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Profit Up at Wells; Citigroup Slides

Washington Mutual also sees fourth-quarter earnings increase as home equity and mortgage lending grows.

January 22, 2003|E. Scott Reckard | Times Staff Writer

Surging mortgage and home equity lending helped lift fourth-quarter earnings 24% at Wells Fargo & Co., the largest California-based bank, and 15% at Washington Mutual Inc., the firms said Tuesday.

But profit slid 37% at Citigroup Inc., which took a $1.3-billion after-tax charge to cover liability for claims it published misleading stock research.

Wells Fargo earned $1.46 billion, or 86 cents a share, up from $1.18 billion, or 69 cents, in the last quarter of 2001. If recent changes in accounting for goodwill had been in effect last year, profit would have risen 12%, the San Francisco bank said.

Wells shares fell 15 cents to $47.12 on the New York Stock Exchange.

Wells, the top U.S. supplier of mortgages, said fourth-quarter home-loan originations hit a record $112 billion, driving mortgage banking income 31% higher than in the third quarter.

Commercial lending rose slightly, but "it's still too early to tell whether there's a cyclical upturn" in demand for business loans, Wells Chief Financial Officer Howard Atkins said.

For 2002, Wells' earnings rose from $3.4 billion, or $1.97 a share, to $5.7 billion, or $3.32.

Citigroup's fourth-quarter profit was $2.43 billion, or 47 cents a share, down from $3.88 billion, or 74 cents, a year earlier. The New York firm's securities unit, Salomon Smith Barney, lost money. About 98% of profit came from consumer banking, a business Citigroup beefed up last year by acquiring California Federal Bank.

For 2002, Citigroup's earnings rose from $14.1 billion, or $2.72 a share, to $15.3 billion, or $2.94.

Citigroup said Tuesday that it would raise its dividend from 18 cents to 20 cents a share, effective Feb. 3. It also said it has become the first U.S. financial company to report earnings strictly according to generally accepted accounting principles rather than pro forma earnings that strip out merger, restructuring and other charges. Regulators have clamped down on the latter practice as potentially misleading after a string of corporate accounting scandals.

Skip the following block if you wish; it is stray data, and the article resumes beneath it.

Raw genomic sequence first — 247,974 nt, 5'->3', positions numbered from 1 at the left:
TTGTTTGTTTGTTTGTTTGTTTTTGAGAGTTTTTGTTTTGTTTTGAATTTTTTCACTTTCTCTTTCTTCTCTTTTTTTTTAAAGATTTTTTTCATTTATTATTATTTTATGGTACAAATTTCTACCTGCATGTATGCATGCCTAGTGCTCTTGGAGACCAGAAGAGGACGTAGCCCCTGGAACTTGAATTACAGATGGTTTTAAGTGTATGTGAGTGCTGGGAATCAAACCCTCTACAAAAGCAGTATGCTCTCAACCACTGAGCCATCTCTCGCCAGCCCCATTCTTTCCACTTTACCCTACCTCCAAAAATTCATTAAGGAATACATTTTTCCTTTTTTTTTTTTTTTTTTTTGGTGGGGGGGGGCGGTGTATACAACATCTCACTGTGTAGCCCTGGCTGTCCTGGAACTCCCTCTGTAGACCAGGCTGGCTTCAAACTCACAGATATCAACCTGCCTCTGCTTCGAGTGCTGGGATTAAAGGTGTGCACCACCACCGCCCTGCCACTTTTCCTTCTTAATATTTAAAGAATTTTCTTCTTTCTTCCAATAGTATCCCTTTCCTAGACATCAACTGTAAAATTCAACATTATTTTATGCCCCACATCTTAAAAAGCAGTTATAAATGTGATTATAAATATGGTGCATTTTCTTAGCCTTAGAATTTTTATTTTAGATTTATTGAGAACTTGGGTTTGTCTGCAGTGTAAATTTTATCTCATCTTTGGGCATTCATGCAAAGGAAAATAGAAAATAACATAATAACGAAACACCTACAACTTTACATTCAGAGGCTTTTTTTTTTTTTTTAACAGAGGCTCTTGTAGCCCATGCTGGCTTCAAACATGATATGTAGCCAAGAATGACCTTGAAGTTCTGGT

Hoefer & Arnett analyst Richard Bove called the move "very positive," saying Citigroup is "one of the companies that has spent most of the time over the last few years playing with its numbers."

Citigroup shares fell 66 cents to $36.14 on the NYSE.

Washington Mutual, the big Seattle savings and loan, said fourth-quarter net income was $969 million, or $1.03 a share, up from $842 million, or 97 cents, a year earlier. Loan volume hit $107 billion, nearly double the fourth quarter of 2001. Nonperforming assets, including loans unlikely to be repaid, rose 15% to $2.59 billion from a year earlier.

For the full year, Washington Mutual's profit rose from $3.1 billion, or $3.59 a share, to $3.9 billion, or $4.05.

Announcing results after the close of trading Tuesday, Washington Mutual also said it will raise its quarterly stock dividend from 28 cents to 29 cents to shareholders of record Jan. 31. Its shares fell 60 cents to $35.30 on the NYSE. *

Bloomberg News and Reuters were used in compiling this report.

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